During this period of Covid restrictions the challenges of invitation has been at the forefront.
I’ve done a wedding, a baptism and 7 funerals – and all of them faced challenges of limited invitations. Funerals limited to 10, weddings 5, although fortunately the wedding I took were allowed to have 10 as it was still at the early stages of lockdowns and the first funeral we could have 30. And when we had that small 3 week window between the first and second wave we could have church services resumed but we were limited to 20 members. So we had to devise a roster system of inviting people which sounded so exclusive. Church should not be about restricting by invitation only but should be, as most church signs and bulletins say – ALL WELCOME.
As we move forward this is going to be one of the biggest challenges that faces the church as we continue to face restrictions on how many we can have at worship. And given the fact that inside worship may not be allowed initially and that we may be required to worship outside and still with restricted numbers, it’s going to be a challenge for us. But we’ll work out a way and whatever we are permitted to do we will do – and we will do it safely.
But this is where we are going to need our church community and your support. During those 3 weeks that we could have 20 inside our church building there were some challenges. Cleaning the church before and after services – signing in – sanitising your hands – having your temperature taken – I know that some felt this was an infringement on rights and to an extent nuisance value. And I agree – I didn’t like it. But I love worship more than I disliked the requirements placed upon us – and so whatever we had to do we did.
And as we move forward there may be these and more in way of restrictions. We may be required to wear masks. We may be urged or even required to not allow singing. We may not be able to use the common cup and need to use individual cups. Again, things we might rightly say are unfair – are against our human rights. And we may say – I won’t attend under these circumstances. I wish there was an alternative – but there won’t be. It’s going to be – you either do these things or you cannot open up for worship.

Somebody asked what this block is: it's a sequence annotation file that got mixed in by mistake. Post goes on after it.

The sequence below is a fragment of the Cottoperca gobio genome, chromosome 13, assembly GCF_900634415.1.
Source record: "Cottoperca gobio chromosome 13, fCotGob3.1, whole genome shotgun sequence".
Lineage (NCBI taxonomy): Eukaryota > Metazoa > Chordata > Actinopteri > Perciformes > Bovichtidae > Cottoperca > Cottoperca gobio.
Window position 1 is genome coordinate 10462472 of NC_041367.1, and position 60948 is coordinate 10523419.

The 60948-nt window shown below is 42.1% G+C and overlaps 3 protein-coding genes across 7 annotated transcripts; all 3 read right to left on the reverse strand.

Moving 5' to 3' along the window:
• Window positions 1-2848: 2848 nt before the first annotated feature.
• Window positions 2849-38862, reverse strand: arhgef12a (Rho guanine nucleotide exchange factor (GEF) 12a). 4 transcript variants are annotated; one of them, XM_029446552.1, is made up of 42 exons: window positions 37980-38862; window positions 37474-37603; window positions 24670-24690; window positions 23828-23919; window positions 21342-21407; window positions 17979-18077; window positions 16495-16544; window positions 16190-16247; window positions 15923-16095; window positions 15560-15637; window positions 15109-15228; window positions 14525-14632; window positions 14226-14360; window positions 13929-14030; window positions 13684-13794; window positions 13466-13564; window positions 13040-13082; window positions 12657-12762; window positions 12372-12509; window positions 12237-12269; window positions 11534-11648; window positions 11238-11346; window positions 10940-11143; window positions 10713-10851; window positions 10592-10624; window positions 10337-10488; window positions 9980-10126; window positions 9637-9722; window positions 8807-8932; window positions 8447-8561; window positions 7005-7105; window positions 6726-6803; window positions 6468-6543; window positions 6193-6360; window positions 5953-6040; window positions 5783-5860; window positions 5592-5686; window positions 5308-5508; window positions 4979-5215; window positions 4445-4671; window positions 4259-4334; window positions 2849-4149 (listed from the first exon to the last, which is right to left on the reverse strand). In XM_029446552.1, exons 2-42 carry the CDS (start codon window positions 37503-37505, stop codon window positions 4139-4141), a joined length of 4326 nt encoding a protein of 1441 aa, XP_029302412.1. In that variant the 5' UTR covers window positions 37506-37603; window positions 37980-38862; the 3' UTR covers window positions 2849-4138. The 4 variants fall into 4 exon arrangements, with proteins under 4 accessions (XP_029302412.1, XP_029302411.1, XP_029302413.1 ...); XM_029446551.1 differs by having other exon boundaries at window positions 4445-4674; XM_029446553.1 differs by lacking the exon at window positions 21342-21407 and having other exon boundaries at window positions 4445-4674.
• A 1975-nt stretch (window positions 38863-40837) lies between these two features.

We might not like or agree with the demands of reopening our worship but I am so sad at what has happened to you that I want to encourage you to look beyond the demands of what is being asked and help us to regain worship. And if we can only have 5 for the initial start up period then we will look at ways of having multiple shorter services each week offering private Holy Communion services.
We could offer 20 minute private communions with a brief break in between – that could allow for 10 an hour -5 times a day – one day at Ringwood and one day at Knox – that’s 100 members we could commune. Is that a lot of work for me – yes it is – but I am prepared to do whatever it takes to have you receive the body and blood of Christ. And I hope you are prepared to look differently at how we gather for worship. It will mean that we ask for help from our worship community to accept the invitation with the requirements that are being placed upon us to open.
As we look at our Gospel reading it is easy to see how we can place our own needs and priorities over an important invitation. A king gave an invitation to a wedding. A King!
Who would knock back an invitation from a King? A royal wedding nonetheless – and yet people find an excuse to not accept the invitation. In fact it was worse than just rejecting the invitation: They made light of the invitation and went their ways, one to his own farm, another to his business. And the rest seized his servants, treated them spitefully, and killed them. Why would they do that?